If you live in a place where you can grow mangoes outdoors, you can basically count on them sprouting in your compost.
For those of us who have to grow them in little containers as indoor plants, the process is a little more involved.
Steps to a mango tree:
- Eat delicious mango
- Clean the pit so it can be handled without slipping
- Gently and carefully pry open the pit with a knife
- Remove the seed and wash it
- Lay the seed on its side in a mix of wet, sterile vermiculite and perlite, or on wet paper towel
- Fashion a greenhouse out of something you having kickin’ around the house. Plastic bags are great for this purpose
I’ve tried just putting the whole pit in soil, and also sprouting in a wet paper towel: I lost 4 to mould. This attempt was more “fruitful,” if you catch my drift (dad joke?).
What a dream a mango tree would be.
I started 4 mango seeds back in May. Sadly, due to this excessive heat, all the saplings, which were about 5” - 14” tall have all been burned to a crisp, even though they were in the shade.
The built-up area of Atlanta and Barcelona represented at the same scale
Urban densities are not trivial, they severely limit the transport mode choice and change only very slowly
Because of the large differences in densities between Atlanta and Barcelona about the same length of metro line is accessible to 60% of the population in Barcelona but only 4% in Atlanta. The low density of Atlanta render this city improper for rail transit.
Portuguese designer Susana Soares has developed a device for detecting cancer and other serious diseases using trained bees. The bees are placed in a glass chamber into which the patient exhales; the bees fly into a smaller secondary chamber if they detect cancer.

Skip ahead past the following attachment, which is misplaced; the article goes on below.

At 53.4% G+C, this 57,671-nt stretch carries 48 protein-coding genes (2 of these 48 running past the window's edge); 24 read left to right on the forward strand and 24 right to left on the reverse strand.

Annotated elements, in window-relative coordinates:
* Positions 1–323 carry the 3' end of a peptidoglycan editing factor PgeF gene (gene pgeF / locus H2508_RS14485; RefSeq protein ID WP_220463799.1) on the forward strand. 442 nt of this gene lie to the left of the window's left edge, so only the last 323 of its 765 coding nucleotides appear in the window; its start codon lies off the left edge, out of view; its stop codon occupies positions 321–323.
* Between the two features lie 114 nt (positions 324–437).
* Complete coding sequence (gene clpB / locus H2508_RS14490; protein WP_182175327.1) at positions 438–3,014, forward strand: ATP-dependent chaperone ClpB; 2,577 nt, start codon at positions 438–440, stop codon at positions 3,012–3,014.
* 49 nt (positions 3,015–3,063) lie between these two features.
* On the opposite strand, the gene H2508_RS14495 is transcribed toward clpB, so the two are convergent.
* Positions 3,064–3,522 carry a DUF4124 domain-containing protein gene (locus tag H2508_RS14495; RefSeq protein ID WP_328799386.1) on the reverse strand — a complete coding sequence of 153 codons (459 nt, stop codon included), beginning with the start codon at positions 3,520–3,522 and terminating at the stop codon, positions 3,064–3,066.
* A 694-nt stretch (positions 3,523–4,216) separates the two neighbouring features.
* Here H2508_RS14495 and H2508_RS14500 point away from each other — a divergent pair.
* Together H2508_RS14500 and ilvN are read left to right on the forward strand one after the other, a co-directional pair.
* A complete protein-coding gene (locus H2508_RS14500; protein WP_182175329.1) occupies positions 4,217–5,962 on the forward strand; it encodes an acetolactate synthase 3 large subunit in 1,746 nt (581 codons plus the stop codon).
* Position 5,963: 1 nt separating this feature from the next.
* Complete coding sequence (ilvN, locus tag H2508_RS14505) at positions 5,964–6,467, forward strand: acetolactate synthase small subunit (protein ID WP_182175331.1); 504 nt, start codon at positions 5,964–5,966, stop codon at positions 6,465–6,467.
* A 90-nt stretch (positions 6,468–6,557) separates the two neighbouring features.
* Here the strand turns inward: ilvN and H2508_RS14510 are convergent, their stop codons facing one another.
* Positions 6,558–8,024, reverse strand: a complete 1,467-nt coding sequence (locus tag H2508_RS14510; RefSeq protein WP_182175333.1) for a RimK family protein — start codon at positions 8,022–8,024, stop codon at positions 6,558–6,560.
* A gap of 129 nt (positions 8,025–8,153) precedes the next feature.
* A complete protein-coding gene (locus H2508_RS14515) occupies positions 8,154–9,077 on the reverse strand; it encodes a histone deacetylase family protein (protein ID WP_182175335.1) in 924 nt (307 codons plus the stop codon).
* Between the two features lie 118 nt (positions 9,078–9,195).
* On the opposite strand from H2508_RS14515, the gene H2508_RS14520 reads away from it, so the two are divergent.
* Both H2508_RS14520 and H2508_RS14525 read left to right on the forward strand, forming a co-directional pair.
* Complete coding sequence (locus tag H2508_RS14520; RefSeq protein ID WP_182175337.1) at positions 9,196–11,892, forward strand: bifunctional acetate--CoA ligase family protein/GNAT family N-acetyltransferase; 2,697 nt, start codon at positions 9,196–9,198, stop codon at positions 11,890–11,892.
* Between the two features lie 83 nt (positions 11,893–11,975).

Scientists have found that honey bees - Apis mellifera - have an extraordinary sense of smell that is more acute than that of a sniffer dog and can detect airborne molecules in the parts-per-trillion range.
Bees can be trained to detect specific chemical odours, including the biomarkers associated with diseases such as tuberculosis, lung, skin and pancreatic cancer.
breathe into the ＢＥＥ ＯＲＢ to reveal your fate
its things like this that make me realize that veganism is a complex ethical decision
50 DEADLY CONSEQUENCES OF LAB ANIMAL EXPERIMENTS
From US Doctors Group Americans for Medical Advancement
1.Smoking was thought non-carcinogenic because smoking-related cancer is difficult to reproduce in lab animals. Many continued to smoke and to die from cancer.
2.Benzene was not withdrawn from use as an industrial chemical despite clinical and epidemiological evidence that exposure caused leukemia in humans, because manufacturer-supported tests failed to reproduce leukemia in mice.
3.Animal experiments on rats, hamsters, guinea pigs, mice, monkeys, and baboons revealed no link between glass fibers and cancer. Not until 1991, due to human studies, did OSHA label it carcinogenic.
4.Though arsenic was a known human carcinogen for decades, scientists still found little evidence in animals to support the conclusion as late as 1977. This was the accepted view until it was produced in lab animals.
5.Many continued to be exposed to asbestos and die because scientists could not reproduce the cancer in lab animals.
6.Pacemakers and heart valves were delayed in development because of physiological differences between animals they were designed on and humans.
7.Animal models of heart disease failed to show that a high cholesterol/high fat diet increases the risk of coronary artery disease. Instead of changing their eating habits to prevent the disease, people continued their lifestyles with a false sense of security.
8.Patients received medications that were harmful and/or ineffective due to animal models of stroke.